Sight tube is the tool, agree.
On my www.astrospotter.com
I have this link on my links page that explains by S&T what I will elaborate on below:http://www.skyandtelescope.com/astronomy-resources/how-to-align-your-newtonian-reflector-telescope/
The goal is you want the focuser to point right at the secondary mirror and should not be distracted by the image in the secondary so much except to ensure the secondary is basically rotated to face the sight tube as best as you can estimate and it's angle is very close to 45 degrees or 'normal' for most dobs. Only after secondary mirror is centered in the axis of the focuser using the sight tube do you worry much about precise tilt and rotation of secondary to see primary nicely and that is stage 2 of collimation with stage 3 being primary mirror adjustments.
Your goal is to adjust the sight tube so that the view of the actual secondary is seen as a full circle and just fits inside the sight tube as you look in the sight tube. This will make it easier for next steps. So a proper sight tube diameter for your scope is one where you can back it in and out to have the image of the actual secondary fit just inside the end of the sight tube view. One trick is put a piece of white paper on other side of the secondary cage so you can make out where the edge of the secondary is. If your secondary is in a holder you can put whiteout on the perhaps black holder edges so you can make out there the edge of the holder is but of course none on the mirror itself.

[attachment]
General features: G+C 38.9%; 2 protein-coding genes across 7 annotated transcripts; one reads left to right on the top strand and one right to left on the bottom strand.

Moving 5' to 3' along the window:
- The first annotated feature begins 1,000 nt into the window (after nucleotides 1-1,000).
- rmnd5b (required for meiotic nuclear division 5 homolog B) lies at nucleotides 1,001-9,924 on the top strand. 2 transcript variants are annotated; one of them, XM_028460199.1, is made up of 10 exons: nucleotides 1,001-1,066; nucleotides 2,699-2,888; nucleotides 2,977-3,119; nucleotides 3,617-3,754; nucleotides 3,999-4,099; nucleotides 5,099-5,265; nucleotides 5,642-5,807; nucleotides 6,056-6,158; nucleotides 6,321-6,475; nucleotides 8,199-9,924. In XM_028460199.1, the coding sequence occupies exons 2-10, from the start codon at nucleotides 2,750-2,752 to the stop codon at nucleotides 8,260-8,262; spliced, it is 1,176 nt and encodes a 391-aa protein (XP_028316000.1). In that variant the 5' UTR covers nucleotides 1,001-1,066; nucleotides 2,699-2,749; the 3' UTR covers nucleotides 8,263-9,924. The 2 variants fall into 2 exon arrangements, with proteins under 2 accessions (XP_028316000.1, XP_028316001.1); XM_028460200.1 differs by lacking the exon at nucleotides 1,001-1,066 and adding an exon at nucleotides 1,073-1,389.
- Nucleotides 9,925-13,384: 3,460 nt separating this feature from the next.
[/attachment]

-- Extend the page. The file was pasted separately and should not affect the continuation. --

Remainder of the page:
So once you basically see the full outside rim of the secondary and you feel the focuser is very perpendicular to the wall of the secondary cage you wish to adjust secondary distance from primary so top and bottom of secondary is centered in the sight tube view. (This is with reference to scope pointing straight up)
Next you should be able to adjust focuser so right and left side of secondary are both same distance from edges of sight tube (the farthest part of the sight tube you see should be just larger than secondary image to judge best).
Once you are roughly set you may wish to use laser to center laser dot in primary by adjustments to the secondary then verify the sight tube view still sees the full secondary nicely centered in sight tube view.
With optics that are way off all these things become iterative so revisit this process if you had to move secondary angles to verify secondary is still centered in sight tube.
There is some discussion of this in 'The Backyard Astronomers Guide' which is big book but loaded with lots of other stuff.